Some of this year’s selling efforts by money management firms will prosper, but many will not. What is it that enables one money manager to grow and retain assets while a competitor fails?
Is performance the sole answer? No. If that were so, there would be but a fraction of the number of money management firms there are. Performance is a significant ingredient in the formula for success in attracting assets, but it is just one element of the equation.
Some years back a money management firm owner reached out to my financial communications and sales marketing consulting firm for help. The company had top 1% ranked performance for two years in a row, delivering triple-digit returns, but were having trouble attracting new investors. Prospects were not understanding the owner’s obfuscated explanation about the investment process he followed to get those returns so they were wary.
Figuring out how to explain his strategy in a cogent, compelling and linear storyline to people beyond his friends and family client base helped that manager grow assets 80% the following year, despite his portfolio suffering a significant drop in performance. So, for money managers who think that stellar performance alone is all they need, I say think again. As an institutional investor said in the financial trade press, “I am not going to buy a track record. I want to buy an investment process.” Remember this comment because it is crucial to your potential for out-marketing similarly performing competitors.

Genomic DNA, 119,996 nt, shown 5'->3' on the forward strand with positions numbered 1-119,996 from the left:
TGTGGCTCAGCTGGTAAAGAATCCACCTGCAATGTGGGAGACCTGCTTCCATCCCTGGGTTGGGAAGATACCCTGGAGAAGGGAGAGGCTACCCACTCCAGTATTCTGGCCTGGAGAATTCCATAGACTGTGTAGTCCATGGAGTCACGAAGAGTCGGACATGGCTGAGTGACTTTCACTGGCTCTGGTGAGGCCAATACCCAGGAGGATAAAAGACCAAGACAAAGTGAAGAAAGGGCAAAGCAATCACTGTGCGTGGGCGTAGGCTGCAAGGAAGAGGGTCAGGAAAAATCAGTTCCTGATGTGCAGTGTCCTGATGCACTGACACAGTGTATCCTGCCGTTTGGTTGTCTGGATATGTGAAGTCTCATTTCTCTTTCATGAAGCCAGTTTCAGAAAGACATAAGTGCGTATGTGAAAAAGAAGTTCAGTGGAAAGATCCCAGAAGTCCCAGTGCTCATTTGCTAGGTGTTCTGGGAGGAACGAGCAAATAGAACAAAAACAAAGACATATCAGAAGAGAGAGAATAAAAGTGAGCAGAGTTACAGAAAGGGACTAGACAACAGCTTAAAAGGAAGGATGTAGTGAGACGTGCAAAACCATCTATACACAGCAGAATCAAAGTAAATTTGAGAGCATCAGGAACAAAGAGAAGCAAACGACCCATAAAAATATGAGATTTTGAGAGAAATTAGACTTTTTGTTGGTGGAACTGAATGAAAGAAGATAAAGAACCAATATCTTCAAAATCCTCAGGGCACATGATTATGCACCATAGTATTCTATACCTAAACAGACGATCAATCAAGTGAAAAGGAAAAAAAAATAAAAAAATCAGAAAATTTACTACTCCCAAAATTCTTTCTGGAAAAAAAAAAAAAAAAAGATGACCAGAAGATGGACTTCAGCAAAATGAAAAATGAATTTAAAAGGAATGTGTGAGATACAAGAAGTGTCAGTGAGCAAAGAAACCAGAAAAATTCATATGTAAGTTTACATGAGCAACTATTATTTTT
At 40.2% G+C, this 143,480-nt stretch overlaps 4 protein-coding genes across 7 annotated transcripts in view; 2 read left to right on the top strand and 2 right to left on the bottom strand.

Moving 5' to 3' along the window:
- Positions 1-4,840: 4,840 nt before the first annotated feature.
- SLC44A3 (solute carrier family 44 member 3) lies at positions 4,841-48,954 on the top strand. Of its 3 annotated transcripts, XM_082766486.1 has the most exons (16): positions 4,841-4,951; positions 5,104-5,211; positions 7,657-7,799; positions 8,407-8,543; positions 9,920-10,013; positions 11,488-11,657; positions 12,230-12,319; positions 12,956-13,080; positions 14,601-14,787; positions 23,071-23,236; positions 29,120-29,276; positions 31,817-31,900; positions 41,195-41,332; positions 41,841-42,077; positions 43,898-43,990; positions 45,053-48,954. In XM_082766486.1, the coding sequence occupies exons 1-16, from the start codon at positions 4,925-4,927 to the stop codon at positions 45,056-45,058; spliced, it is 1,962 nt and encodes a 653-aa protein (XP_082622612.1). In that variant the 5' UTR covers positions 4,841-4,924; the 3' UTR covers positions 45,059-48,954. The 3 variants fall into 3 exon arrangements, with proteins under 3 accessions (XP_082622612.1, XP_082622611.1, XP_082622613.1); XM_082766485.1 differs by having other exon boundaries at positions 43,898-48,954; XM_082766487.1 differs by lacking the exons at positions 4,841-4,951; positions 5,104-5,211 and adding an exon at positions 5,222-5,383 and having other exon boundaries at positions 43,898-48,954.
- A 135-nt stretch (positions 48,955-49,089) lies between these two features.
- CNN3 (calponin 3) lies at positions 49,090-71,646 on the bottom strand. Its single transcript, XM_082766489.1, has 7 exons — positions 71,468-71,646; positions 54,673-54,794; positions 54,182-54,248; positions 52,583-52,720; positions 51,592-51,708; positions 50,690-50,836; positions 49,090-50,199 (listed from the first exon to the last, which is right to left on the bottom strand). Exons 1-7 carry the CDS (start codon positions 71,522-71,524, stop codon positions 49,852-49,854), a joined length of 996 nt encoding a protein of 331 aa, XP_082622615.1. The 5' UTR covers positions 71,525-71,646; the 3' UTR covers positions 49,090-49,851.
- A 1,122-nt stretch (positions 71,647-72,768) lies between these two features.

I am frequently asked whether access to distribution channels is the key to success for growing assets. Having one’s product on a distribution channel can be important, but there is a point that investment boutique firm owners who have yet to get onto a distribution channel or ‘platform’ often overlook: just because a money management firm’s products are available through a distribution channel does not make demand pull exist for those products, or mean that the channel is proactively soliciting for investors in the firm’s products.